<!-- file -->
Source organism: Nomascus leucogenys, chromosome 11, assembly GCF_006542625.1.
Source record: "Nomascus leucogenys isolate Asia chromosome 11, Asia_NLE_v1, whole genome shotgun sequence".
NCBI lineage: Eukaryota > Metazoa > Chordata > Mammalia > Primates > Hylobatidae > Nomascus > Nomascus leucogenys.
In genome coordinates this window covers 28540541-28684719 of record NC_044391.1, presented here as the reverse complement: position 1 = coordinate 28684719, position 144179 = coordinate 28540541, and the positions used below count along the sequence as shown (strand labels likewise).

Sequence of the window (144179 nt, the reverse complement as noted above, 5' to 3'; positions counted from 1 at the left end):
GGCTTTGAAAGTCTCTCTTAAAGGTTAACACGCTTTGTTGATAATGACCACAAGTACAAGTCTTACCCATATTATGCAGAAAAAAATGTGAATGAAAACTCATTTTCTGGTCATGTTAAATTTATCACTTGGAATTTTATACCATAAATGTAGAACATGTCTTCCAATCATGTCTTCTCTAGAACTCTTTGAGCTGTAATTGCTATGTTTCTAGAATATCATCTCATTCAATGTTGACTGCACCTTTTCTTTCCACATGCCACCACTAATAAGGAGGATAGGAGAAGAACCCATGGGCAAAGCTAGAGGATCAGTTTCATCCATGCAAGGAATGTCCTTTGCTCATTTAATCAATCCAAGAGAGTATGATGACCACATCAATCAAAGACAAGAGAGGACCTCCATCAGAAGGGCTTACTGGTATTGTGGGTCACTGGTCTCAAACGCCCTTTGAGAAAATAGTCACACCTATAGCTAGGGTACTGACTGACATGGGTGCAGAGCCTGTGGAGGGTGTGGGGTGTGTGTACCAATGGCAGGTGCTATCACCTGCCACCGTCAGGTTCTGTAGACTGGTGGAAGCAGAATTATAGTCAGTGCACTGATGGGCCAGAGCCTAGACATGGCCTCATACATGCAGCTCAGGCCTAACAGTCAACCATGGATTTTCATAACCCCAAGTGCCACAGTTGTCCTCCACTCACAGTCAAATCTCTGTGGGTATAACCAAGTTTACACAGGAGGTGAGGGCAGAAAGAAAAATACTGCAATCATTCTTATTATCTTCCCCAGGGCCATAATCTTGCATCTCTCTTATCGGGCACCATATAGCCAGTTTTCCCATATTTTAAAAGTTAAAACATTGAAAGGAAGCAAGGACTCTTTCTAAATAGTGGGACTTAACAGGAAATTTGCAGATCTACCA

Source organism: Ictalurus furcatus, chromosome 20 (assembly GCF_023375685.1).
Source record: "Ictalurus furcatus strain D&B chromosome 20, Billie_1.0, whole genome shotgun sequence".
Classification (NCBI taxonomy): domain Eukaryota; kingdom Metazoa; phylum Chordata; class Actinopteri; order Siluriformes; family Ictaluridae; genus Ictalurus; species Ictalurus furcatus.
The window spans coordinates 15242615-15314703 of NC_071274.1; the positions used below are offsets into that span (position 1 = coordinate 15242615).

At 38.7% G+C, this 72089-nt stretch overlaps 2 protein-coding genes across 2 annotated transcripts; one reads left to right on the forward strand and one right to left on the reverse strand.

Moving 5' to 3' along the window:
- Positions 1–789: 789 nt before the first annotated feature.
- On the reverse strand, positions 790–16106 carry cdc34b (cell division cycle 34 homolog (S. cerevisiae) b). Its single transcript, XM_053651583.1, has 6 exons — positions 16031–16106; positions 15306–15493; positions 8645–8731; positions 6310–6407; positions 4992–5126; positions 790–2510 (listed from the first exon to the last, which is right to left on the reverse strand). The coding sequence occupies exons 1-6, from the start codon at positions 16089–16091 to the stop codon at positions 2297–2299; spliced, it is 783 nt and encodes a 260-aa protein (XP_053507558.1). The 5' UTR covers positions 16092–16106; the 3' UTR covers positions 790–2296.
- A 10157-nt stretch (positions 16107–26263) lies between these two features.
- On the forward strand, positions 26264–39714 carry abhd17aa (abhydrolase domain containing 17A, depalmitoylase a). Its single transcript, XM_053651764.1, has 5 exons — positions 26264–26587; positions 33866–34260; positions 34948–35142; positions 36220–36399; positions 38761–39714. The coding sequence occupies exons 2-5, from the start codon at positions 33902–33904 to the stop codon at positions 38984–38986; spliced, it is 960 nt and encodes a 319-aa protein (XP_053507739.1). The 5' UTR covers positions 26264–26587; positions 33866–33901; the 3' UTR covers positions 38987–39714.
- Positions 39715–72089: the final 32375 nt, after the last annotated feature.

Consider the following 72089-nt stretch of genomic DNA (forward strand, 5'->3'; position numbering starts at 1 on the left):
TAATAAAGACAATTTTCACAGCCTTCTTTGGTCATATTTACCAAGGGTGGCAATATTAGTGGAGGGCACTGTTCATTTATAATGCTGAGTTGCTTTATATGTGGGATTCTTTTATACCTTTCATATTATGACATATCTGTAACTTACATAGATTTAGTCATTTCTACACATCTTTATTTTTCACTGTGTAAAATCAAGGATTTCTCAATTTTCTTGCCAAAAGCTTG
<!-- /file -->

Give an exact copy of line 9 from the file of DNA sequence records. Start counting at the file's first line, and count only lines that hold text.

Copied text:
Classification (NCBI taxonomy): domain Eukaryota; kingdom Metazoa; phylum Chordata; class Actinopteri; order Siluriformes; family Ictaluridae; genus Ictalurus; species Ictalurus furcatus.